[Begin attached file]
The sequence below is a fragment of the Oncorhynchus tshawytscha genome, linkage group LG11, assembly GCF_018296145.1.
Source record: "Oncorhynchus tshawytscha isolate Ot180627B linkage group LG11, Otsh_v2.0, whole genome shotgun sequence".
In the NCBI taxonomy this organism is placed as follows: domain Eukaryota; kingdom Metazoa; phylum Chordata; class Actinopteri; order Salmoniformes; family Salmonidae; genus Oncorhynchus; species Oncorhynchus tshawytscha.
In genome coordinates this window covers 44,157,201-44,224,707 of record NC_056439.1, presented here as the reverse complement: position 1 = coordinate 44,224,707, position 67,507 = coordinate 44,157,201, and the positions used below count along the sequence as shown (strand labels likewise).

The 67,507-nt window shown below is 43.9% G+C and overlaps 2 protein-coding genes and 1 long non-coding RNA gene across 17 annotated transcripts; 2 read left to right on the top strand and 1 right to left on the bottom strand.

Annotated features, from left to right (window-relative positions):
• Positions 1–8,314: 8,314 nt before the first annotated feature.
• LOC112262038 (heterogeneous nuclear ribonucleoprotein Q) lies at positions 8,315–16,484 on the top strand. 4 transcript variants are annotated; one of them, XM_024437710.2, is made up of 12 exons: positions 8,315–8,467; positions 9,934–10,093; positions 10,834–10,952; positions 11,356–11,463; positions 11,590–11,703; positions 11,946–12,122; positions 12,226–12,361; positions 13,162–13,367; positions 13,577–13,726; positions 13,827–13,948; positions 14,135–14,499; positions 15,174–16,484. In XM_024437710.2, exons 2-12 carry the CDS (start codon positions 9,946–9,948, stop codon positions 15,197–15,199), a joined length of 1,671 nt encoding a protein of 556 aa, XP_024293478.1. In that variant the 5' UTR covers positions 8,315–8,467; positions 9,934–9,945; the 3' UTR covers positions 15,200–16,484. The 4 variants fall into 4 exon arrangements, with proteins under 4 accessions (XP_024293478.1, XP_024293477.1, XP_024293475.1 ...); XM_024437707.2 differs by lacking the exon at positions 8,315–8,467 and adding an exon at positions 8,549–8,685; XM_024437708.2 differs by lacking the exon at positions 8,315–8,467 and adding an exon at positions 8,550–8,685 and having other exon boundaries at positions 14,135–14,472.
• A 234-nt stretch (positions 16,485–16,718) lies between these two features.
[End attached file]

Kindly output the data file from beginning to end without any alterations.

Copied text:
The sequence below is a fragment of the Oncorhynchus tshawytscha genome, linkage group LG11, assembly GCF_018296145.1.
Source record: "Oncorhynchus tshawytscha isolate Ot180627B linkage group LG11, Otsh_v2.0, whole genome shotgun sequence".
In the NCBI taxonomy this organism is placed as follows: domain Eukaryota; kingdom Metazoa; phylum Chordata; class Actinopteri; order Salmoniformes; family Salmonidae; genus Oncorhynchus; species Oncorhynchus tshawytscha.
In genome coordinates this window covers 44,157,201-44,224,707 of record NC_056439.1, presented here as the reverse complement: position 1 = coordinate 44,224,707, position 67,507 = coordinate 44,157,201, and the positions used below count along the sequence as shown (strand labels likewise).

The 67,507-nt window shown below is 43.9% G+C and overlaps 2 protein-coding genes and 1 long non-coding RNA gene across 17 annotated transcripts; 2 read left to right on the top strand and 1 right to left on the bottom strand.

Annotated features, from left to right (window-relative positions):
• Positions 1–8,314: 8,314 nt before the first annotated feature.
• LOC112262038 (heterogeneous nuclear ribonucleoprotein Q) lies at positions 8,315–16,484 on the top strand. 4 transcript variants are annotated; one of them, XM_024437710.2, is made up of 12 exons: positions 8,315–8,467; positions 9,934–10,093; positions 10,834–10,952; positions 11,356–11,463; positions 11,590–11,703; positions 11,946–12,122; positions 12,226–12,361; positions 13,162–13,367; positions 13,577–13,726; positions 13,827–13,948; positions 14,135–14,499; positions 15,174–16,484. In XM_024437710.2, exons 2-12 carry the CDS (start codon positions 9,946–9,948, stop codon positions 15,197–15,199), a joined length of 1,671 nt encoding a protein of 556 aa, XP_024293478.1. In that variant the 5' UTR covers positions 8,315–8,467; positions 9,934–9,945; the 3' UTR covers positions 15,200–16,484. The 4 variants fall into 4 exon arrangements, with proteins under 4 accessions (XP_024293478.1, XP_024293477.1, XP_024293475.1 ...); XM_024437707.2 differs by lacking the exon at positions 8,315–8,467 and adding an exon at positions 8,549–8,685; XM_024437708.2 differs by lacking the exon at positions 8,315–8,467 and adding an exon at positions 8,550–8,685 and having other exon boundaries at positions 14,135–14,472.
• A 234-nt stretch (positions 16,485–16,718) lies between these two features.